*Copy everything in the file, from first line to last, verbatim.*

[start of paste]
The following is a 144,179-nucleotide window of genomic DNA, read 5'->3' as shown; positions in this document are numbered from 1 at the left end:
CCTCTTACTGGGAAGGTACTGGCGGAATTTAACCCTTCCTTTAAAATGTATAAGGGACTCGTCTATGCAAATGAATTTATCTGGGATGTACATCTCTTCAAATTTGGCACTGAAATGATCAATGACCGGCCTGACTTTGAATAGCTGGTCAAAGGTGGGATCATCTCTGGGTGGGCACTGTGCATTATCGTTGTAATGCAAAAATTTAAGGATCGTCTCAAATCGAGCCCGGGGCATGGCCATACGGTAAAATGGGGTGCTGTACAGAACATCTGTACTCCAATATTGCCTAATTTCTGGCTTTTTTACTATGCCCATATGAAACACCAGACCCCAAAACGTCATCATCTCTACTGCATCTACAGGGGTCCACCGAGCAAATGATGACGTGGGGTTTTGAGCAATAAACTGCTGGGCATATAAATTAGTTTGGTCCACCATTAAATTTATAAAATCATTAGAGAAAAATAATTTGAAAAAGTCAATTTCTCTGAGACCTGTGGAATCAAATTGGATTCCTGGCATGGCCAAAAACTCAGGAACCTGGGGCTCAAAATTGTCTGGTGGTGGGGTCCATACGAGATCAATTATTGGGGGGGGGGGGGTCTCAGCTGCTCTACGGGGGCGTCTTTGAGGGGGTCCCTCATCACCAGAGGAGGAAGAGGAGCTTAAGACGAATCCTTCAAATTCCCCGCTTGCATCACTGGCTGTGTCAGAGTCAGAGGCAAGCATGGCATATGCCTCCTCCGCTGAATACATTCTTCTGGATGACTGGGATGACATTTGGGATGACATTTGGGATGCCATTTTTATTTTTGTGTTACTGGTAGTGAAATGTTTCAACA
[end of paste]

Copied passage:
The following is a 144,179-nucleotide window of genomic DNA, read 5'->3' as shown; positions in this document are numbered from 1 at the left end:
CCTCTTACTGGGAAGGTACTGGCGGAATTTAACCCTTCCTTTAAAATGTATAAGGGACTCGTCTATGCAAATGAATTTATCTGGGATGTACATCTCTTCAAATTTGGCACTGAAATGATCAATGACCGGCCTGACTTTGAATAGCTGGTCAAAGGTGGGATCATCTCTGGGTGGGCACTGTGCATTATCGTTGTAATGCAAAAATTTAAGGATCGTCTCAAATCGAGCCCGGGGCATGGCCATACGGTAAAATGGGGTGCTGTACAGAACATCTGTACTCCAATATTGCCTAATTTCTGGCTTTTTTACTATGCCCATATGAAACACCAGACCCCAAAACGTCATCATCTCTACTGCATCTACAGGGGTCCACCGAGCAAATGATGACGTGGGGTTTTGAGCAATAAACTGCTGGGCATATAAATTAGTTTGGTCCACCATTAAATTTATAAAATCATTAGAGAAAAATAATTTGAAAAAGTCAATTTCTCTGAGACCTGTGGAATCAAATTGGATTCCTGGCATGGCCAAAAACTCAGGAACCTGGGGCTCAAAATTGTCTGGTGGTGGGGTCCATACGAGATCAATTATTGGGGGGGGGGGGGTCTCAGCTGCTCTACGGGGGCGTCTTTGAGGGGGTCCCTCATCACCAGAGGAGGAAGAGGAGCTTAAGACGAATCCTTCAAATTCCCCGCTTGCATCACTGGCTGTGTCAGAGTCAGAGGCAAGCATGGCATATGCCTCCTCCGCTGAATACATTCTTCTGGATGACTGGGATGACATTTGGGATGACATTTGGGATGCCATTTTTATTTTTGTGTTACTGGTAGTGAAATGTTTCAACA